I read with interest recently an articleciting rumors that Apple may be developing a “smart” watch thatsupports mobile payments. My first thought was, what’s so new aboutthat? Another thought centered on how some tech companies tend todigitize things common in humankind’s historic analog life.Bracelets with embedded radio frequency identification chips thatsupport payments also are becoming more common.
About a decade ago, I had a Timex watch that also supportedpayments. Offered by Mobil in a limited test, the watch had aSpeedpass RFID chip in the wristband. When I bought gas at Mobilstations, I placed the watch near the Pegasus image at the pump,and that accessed my preregistered credit card on file. Impressedmy friends, or at least I thought it did at the time.
Mobil, which since has merged with Exxon, no longer offersSpeedpass watches. My Speedpass watch stopped running after aboutfour years, and I haven’t had a watch since. My mobile phone servesas my watch now.
And that leaves me to wonder why Apple, which created a thing ofbeauty in the iPhone, would pursue watches as its next technologyto perfect. Seems like a “back to the future” event, but itillustrates that Apple has payments on its mind, if not technology.And if it sees a market for a payments watch, millions certainlywill flock to get one. Watches are becoming popular again, andApple is notorious for perfecting what’s trendy.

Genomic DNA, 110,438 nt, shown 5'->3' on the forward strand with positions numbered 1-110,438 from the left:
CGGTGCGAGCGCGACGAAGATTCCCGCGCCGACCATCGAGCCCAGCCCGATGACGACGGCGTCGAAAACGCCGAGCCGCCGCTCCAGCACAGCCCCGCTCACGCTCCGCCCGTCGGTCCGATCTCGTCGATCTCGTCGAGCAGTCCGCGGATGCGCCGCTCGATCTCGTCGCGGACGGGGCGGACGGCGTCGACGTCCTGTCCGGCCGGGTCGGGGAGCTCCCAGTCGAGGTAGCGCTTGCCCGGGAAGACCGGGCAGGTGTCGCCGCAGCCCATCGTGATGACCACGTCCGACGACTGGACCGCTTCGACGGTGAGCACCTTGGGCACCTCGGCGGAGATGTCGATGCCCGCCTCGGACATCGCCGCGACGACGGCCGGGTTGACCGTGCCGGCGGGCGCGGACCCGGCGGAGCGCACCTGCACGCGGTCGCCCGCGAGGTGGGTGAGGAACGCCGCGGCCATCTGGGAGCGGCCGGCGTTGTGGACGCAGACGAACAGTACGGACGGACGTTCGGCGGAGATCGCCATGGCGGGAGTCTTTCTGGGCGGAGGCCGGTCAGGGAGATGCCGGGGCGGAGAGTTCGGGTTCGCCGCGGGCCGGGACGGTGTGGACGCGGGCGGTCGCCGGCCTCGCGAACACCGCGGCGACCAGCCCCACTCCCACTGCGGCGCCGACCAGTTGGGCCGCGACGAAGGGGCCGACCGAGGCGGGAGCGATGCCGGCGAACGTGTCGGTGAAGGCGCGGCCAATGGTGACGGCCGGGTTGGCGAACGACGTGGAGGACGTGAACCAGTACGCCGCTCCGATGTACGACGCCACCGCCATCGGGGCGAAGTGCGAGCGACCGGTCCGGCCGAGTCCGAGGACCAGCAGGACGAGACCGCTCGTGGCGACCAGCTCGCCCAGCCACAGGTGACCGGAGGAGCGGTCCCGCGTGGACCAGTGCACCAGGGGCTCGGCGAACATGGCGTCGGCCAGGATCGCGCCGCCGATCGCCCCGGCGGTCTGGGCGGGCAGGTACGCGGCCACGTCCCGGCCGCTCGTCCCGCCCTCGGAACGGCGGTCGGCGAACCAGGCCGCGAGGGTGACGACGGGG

According to the article, the watch would operate on Apple’s iOSmobile operating system and use Apple Passbook payment software.Apple hasn’t yet introduced its own Passbook payments, but thewallet does support some payment functions using quick-responsecodes, including Discover’s prepaid gift cards.
Interestingly, Mobil, now ExxonMobil, hasn’t added a mobileSpeedpass product. The company easily could have produced Speedpassstickers customers could affix to their phones, or even watches.But it chose instead to keep the proprietary technology on a keyfob.
Payments is not a core business for ExxonMobil, and that may bewhy the oil company isn’t adapting to the times. Payments alsoaren’t Apple’s specialty, but that apparently hasn’t stopped itfrom endeavoring to bring a piece of jewelry into the 21st century,or at least back to the end of the previous one.